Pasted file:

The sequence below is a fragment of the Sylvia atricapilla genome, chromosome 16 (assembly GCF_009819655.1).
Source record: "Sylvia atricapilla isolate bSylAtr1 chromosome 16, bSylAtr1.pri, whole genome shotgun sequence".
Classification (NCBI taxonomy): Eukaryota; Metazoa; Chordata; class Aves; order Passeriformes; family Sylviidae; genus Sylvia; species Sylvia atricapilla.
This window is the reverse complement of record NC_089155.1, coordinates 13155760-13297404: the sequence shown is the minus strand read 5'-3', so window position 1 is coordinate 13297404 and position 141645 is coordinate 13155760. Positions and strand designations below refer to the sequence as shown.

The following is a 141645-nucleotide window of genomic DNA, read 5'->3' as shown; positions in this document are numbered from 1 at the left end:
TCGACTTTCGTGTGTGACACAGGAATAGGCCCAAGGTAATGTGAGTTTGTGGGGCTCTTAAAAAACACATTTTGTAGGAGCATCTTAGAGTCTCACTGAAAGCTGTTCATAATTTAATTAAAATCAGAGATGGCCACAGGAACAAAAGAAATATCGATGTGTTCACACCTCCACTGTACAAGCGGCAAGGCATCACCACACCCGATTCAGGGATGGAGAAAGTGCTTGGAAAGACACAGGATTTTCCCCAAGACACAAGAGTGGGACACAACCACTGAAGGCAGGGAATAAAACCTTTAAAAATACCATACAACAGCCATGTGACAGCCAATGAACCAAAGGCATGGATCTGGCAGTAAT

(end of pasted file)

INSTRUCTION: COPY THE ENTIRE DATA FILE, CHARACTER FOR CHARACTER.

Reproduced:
The sequence below is a fragment of the Sylvia atricapilla genome, chromosome 16 (assembly GCF_009819655.1).
Source record: "Sylvia atricapilla isolate bSylAtr1 chromosome 16, bSylAtr1.pri, whole genome shotgun sequence".
Classification (NCBI taxonomy): Eukaryota; Metazoa; Chordata; class Aves; order Passeriformes; family Sylviidae; genus Sylvia; species Sylvia atricapilla.
This window is the reverse complement of record NC_089155.1, coordinates 13155760-13297404: the sequence shown is the minus strand read 5'-3', so window position 1 is coordinate 13297404 and position 141645 is coordinate 13155760. Positions and strand designations below refer to the sequence as shown.

The following is a 141645-nucleotide window of genomic DNA, read 5'->3' as shown; positions in this document are numbered from 1 at the left end:
TCGACTTTCGTGTGTGACACAGGAATAGGCCCAAGGTAATGTGAGTTTGTGGGGCTCTTAAAAAACACATTTTGTAGGAGCATCTTAGAGTCTCACTGAAAGCTGTTCATAATTTAATTAAAATCAGAGATGGCCACAGGAACAAAAGAAATATCGATGTGTTCACACCTCCACTGTACAAGCGGCAAGGCATCACCACACCCGATTCAGGGATGGAGAAAGTGCTTGGAAAGACACAGGATTTTCCCCAAGACACAAGAGTGGGACACAACCACTGAAGGCAGGGAATAAAACCTTTAAAAATACCATACAACAGCCATGTGACAGCCAATGAACCAAAGGCATGGATCTGGCAGTAAT